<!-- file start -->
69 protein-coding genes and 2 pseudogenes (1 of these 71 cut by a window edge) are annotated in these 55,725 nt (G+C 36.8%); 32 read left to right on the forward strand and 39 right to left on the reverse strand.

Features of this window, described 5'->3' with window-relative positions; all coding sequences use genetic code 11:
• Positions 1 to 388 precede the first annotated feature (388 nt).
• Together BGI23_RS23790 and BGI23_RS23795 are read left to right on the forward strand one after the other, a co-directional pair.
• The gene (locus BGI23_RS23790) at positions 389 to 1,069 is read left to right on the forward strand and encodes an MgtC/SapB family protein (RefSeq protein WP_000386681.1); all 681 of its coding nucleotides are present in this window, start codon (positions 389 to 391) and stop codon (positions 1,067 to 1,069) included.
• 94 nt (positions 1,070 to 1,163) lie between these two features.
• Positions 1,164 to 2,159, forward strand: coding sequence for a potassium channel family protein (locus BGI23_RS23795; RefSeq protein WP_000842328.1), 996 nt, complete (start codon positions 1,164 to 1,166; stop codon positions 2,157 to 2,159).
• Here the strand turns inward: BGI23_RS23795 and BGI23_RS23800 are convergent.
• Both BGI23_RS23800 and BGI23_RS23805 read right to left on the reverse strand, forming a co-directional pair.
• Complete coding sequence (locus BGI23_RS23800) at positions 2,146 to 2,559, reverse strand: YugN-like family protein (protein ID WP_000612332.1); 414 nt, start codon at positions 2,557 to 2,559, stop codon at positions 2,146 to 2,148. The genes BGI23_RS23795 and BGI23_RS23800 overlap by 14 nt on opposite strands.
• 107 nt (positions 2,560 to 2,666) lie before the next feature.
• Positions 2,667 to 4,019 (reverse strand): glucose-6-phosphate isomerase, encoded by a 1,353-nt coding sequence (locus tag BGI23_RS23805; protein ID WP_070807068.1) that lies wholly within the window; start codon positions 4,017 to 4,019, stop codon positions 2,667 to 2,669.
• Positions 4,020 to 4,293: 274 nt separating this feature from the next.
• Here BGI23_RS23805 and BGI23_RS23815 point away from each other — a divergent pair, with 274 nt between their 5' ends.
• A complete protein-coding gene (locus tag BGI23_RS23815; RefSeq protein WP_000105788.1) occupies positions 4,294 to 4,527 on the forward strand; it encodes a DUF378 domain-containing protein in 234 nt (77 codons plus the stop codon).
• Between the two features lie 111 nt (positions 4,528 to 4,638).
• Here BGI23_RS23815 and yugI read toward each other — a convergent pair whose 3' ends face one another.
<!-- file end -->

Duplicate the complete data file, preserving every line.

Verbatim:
69 protein-coding genes and 2 pseudogenes (1 of these 71 cut by a window edge) are annotated in these 55,725 nt (G+C 36.8%); 32 read left to right on the forward strand and 39 right to left on the reverse strand.

Features of this window, described 5'->3' with window-relative positions; all coding sequences use genetic code 11:
• Positions 1 to 388 precede the first annotated feature (388 nt).
• Together BGI23_RS23790 and BGI23_RS23795 are read left to right on the forward strand one after the other, a co-directional pair.
• The gene (locus BGI23_RS23790) at positions 389 to 1,069 is read left to right on the forward strand and encodes an MgtC/SapB family protein (RefSeq protein WP_000386681.1); all 681 of its coding nucleotides are present in this window, start codon (positions 389 to 391) and stop codon (positions 1,067 to 1,069) included.
• 94 nt (positions 1,070 to 1,163) lie between these two features.
• Positions 1,164 to 2,159, forward strand: coding sequence for a potassium channel family protein (locus BGI23_RS23795; RefSeq protein WP_000842328.1), 996 nt, complete (start codon positions 1,164 to 1,166; stop codon positions 2,157 to 2,159).
• Here the strand turns inward: BGI23_RS23795 and BGI23_RS23800 are convergent.
• Both BGI23_RS23800 and BGI23_RS23805 read right to left on the reverse strand, forming a co-directional pair.
• Complete coding sequence (locus BGI23_RS23800) at positions 2,146 to 2,559, reverse strand: YugN-like family protein (protein ID WP_000612332.1); 414 nt, start codon at positions 2,557 to 2,559, stop codon at positions 2,146 to 2,148. The genes BGI23_RS23795 and BGI23_RS23800 overlap by 14 nt on opposite strands.
• 107 nt (positions 2,560 to 2,666) lie before the next feature.
• Positions 2,667 to 4,019 (reverse strand): glucose-6-phosphate isomerase, encoded by a 1,353-nt coding sequence (locus tag BGI23_RS23805; protein ID WP_070807068.1) that lies wholly within the window; start codon positions 4,017 to 4,019, stop codon positions 2,667 to 2,669.
• Positions 4,020 to 4,293: 274 nt separating this feature from the next.
• Here BGI23_RS23805 and BGI23_RS23815 point away from each other — a divergent pair, with 274 nt between their 5' ends.
• A complete protein-coding gene (locus tag BGI23_RS23815; RefSeq protein WP_000105788.1) occupies positions 4,294 to 4,527 on the forward strand; it encodes a DUF378 domain-containing protein in 234 nt (77 codons plus the stop codon).
• Between the two features lie 111 nt (positions 4,528 to 4,638).
• Here BGI23_RS23815 and yugI read toward each other — a convergent pair whose 3' ends face one another.